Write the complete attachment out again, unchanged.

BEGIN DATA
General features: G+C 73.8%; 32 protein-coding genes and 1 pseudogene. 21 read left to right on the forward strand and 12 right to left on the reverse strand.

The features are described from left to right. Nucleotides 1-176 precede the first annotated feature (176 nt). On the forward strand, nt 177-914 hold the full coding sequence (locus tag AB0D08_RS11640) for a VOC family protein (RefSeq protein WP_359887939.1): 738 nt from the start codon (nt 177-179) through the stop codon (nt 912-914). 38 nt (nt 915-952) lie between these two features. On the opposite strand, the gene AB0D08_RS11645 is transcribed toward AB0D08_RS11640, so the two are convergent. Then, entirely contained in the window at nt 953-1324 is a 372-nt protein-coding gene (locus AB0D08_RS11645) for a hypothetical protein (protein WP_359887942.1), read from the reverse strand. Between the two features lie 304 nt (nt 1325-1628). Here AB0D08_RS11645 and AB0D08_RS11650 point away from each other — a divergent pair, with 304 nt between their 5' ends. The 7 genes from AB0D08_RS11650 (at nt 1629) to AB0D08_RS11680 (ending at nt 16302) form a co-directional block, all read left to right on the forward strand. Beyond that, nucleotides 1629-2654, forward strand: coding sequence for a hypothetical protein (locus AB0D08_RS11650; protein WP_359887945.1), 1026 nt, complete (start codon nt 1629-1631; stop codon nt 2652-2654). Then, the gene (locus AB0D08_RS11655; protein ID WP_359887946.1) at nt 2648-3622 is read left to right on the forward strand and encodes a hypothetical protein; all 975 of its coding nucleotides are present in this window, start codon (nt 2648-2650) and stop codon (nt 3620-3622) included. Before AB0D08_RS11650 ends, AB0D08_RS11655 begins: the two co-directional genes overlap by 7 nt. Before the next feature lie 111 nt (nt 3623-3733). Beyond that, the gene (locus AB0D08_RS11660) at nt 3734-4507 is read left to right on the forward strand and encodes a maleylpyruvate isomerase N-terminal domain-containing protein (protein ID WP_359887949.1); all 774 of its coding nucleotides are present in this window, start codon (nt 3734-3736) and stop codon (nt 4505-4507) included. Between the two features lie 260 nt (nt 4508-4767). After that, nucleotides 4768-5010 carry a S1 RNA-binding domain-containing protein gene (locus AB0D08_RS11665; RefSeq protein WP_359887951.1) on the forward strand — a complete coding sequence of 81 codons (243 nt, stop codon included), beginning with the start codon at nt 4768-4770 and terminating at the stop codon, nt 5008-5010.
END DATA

General features: G+C 73.8%; 32 protein-coding genes and 1 pseudogene. 21 read left to right on the forward strand and 12 right to left on the reverse strand.

The features are described from left to right. Nucleotides 1-176 precede the first annotated feature (176 nt). On the forward strand, nt 177-914 hold the full coding sequence (locus tag AB0D08_RS11640) for a VOC family protein (RefSeq protein WP_359887939.1): 738 nt from the start codon (nt 177-179) through the stop codon (nt 912-914). 38 nt (nt 915-952) lie between these two features. On the opposite strand, the gene AB0D08_RS11645 is transcribed toward AB0D08_RS11640, so the two are convergent. Then, entirely contained in the window at nt 953-1324 is a 372-nt protein-coding gene (locus AB0D08_RS11645) for a hypothetical protein (protein WP_359887942.1), read from the reverse strand. Between the two features lie 304 nt (nt 1325-1628). Here AB0D08_RS11645 and AB0D08_RS11650 point away from each other — a divergent pair, with 304 nt between their 5' ends. The 7 genes from AB0D08_RS11650 (at nt 1629) to AB0D08_RS11680 (ending at nt 16302) form a co-directional block, all read left to right on the forward strand. Beyond that, nucleotides 1629-2654, forward strand: coding sequence for a hypothetical protein (locus AB0D08_RS11650; protein WP_359887945.1), 1026 nt, complete (start codon nt 1629-1631; stop codon nt 2652-2654). Then, the gene (locus AB0D08_RS11655; protein ID WP_359887946.1) at nt 2648-3622 is read left to right on the forward strand and encodes a hypothetical protein; all 975 of its coding nucleotides are present in this window, start codon (nt 2648-2650) and stop codon (nt 3620-3622) included. Before AB0D08_RS11650 ends, AB0D08_RS11655 begins: the two co-directional genes overlap by 7 nt. Before the next feature lie 111 nt (nt 3623-3733). Beyond that, the gene (locus AB0D08_RS11660) at nt 3734-4507 is read left to right on the forward strand and encodes a maleylpyruvate isomerase N-terminal domain-containing protein (protein ID WP_359887949.1); all 774 of its coding nucleotides are present in this window, start codon (nt 3734-3736) and stop codon (nt 4505-4507) included. Between the two features lie 260 nt (nt 4508-4767). After that, nucleotides 4768-5010 carry a S1 RNA-binding domain-containing protein gene (locus AB0D08_RS11665; RefSeq protein WP_359887951.1) on the forward strand — a complete coding sequence of 81 codons (243 nt, stop codon included), beginning with the start codon at nt 4768-4770 and terminating at the stop codon, nt 5008-5010.